[I use a Mac, so all the images in this post are of the Mac user interface. The UI for other platforms will differ slightly. Click on pictures to view other sizes.]
While Firefox 3 includes lots of new features and big shiny changes, it also includes a pile of more subtle, but no less important, changes and improvements. One area that has been revisited (rather than totally redesigned) is Firefox’s password management facility.
In Firefox 2, password management is a bit of a struggle. When you enter a password on a page you are asked whether you want Firefox to remember that password or not. The problem with this particular dialog is twofold: first, it appears before the login is complete so you have no way of knowing whether you have actually entered the correct password; second, it is modal, blocking any other browser actions, so there is no way to verify that the password works without first dismissing the dialog box. It’s a good feature, it’s just sort of poorly designed.
The actual Firefox 2 password manager is also a bit rough around the edges. You can only view the full list of all sites for which there are stored passwords, sorted alphabetically by URL or login name. There is no way to filter or search the list, so to find an old stored password, you have to either remember the URL and scroll down to the item in the list or scan through the full list manually. I have hundreds of passwords, so as you can imagine it’s all a bit of a pain.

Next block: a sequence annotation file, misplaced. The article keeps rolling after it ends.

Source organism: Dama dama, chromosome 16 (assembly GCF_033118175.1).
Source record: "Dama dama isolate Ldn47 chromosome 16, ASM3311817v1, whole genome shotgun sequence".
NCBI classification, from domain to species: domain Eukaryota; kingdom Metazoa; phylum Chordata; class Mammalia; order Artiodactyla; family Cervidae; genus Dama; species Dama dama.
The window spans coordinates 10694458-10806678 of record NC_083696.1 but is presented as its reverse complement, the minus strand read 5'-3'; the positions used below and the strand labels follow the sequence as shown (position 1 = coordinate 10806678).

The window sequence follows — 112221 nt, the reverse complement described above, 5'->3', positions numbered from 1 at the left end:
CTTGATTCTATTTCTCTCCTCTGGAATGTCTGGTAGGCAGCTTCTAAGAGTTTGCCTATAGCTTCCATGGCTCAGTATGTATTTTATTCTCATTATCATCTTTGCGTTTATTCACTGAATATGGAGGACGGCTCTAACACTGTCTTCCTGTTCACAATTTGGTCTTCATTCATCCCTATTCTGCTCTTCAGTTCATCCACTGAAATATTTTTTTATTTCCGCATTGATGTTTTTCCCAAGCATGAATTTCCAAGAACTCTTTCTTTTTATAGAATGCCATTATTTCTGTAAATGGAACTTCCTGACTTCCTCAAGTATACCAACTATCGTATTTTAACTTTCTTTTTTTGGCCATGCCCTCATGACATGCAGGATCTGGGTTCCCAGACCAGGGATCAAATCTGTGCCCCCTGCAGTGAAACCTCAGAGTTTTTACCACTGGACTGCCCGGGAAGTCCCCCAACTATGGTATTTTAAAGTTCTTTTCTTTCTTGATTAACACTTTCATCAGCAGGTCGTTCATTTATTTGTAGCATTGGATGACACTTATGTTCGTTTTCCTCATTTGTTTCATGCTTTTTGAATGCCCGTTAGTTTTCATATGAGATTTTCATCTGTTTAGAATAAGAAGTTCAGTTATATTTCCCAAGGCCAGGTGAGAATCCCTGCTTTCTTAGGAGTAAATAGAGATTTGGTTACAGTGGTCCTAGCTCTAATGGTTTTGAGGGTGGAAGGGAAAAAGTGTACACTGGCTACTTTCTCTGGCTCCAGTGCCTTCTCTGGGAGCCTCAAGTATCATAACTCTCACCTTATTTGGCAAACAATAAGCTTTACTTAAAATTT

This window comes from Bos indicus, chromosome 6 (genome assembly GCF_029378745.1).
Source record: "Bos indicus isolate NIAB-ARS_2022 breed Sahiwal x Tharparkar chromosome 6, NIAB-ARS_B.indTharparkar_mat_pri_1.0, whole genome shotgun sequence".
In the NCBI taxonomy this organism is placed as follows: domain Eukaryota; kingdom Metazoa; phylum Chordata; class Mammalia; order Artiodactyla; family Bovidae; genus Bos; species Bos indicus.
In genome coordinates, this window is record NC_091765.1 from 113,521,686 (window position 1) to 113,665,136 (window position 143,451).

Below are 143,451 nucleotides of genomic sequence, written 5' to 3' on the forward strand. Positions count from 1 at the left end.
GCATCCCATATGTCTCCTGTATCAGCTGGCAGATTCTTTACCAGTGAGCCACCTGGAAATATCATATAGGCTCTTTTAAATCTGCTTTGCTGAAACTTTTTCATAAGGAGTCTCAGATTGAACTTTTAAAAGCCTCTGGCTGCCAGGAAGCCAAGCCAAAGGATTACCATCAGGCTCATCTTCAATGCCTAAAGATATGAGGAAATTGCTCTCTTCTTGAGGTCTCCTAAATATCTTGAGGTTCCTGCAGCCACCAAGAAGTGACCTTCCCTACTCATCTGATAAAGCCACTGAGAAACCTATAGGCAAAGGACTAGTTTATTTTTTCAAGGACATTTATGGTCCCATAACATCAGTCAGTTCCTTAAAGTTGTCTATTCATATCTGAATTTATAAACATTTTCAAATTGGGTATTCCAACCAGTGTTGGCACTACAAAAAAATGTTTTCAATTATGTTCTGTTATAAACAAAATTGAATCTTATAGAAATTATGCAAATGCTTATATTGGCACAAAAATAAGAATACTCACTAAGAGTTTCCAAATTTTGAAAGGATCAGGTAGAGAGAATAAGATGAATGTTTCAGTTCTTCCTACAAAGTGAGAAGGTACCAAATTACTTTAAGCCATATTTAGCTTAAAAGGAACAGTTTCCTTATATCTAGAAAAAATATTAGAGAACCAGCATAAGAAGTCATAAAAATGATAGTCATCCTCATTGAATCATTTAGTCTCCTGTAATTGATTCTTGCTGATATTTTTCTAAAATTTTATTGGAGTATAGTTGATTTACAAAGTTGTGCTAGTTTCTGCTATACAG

Firefox 3 fixes all of this, and the new password management features are significantly improved and much, much more thoughtfully designed.
The dialog box asking whether you would like Firefox to save a password has been replaced entirely. Now, instead of popping up a modal dialog before the login has succeeded, Firefox 3 presents the option to store a given password using an information bar that slides down from the top of the screen after you have logged in. This allows you to verify that the password is correct before asking Firefox 3 to store that password.
The information bar is non-modal as well, so you can continue using the Web as normal without being forced to dismiss it first. In fact, the information bar will continue to hang around so long as you’re on that login’s site or manually dismiss it. When you leave the site, the information bar will automatically disappear. Not to worry, however, because if you return to the site and login again, the information bar will reappear.
Additionally, the password manager has filtering and searching capabilities, making it significantly easier to find and deal with passwords for certain sites. For example, here I’m filtering the list so it displays only those sites that include “mozilla.org” as part of the domain:
Other password-related features are more or less the same in Firefox 3, including creating and using a master password (which you should all do, really), displaying stored passwords, and so forth. The changes are relatively subtle, but if you’re like me and have hundreds of stored passwords these small changes can make a huge, huge difference over all.
Other posts I’ve written about Firefox 3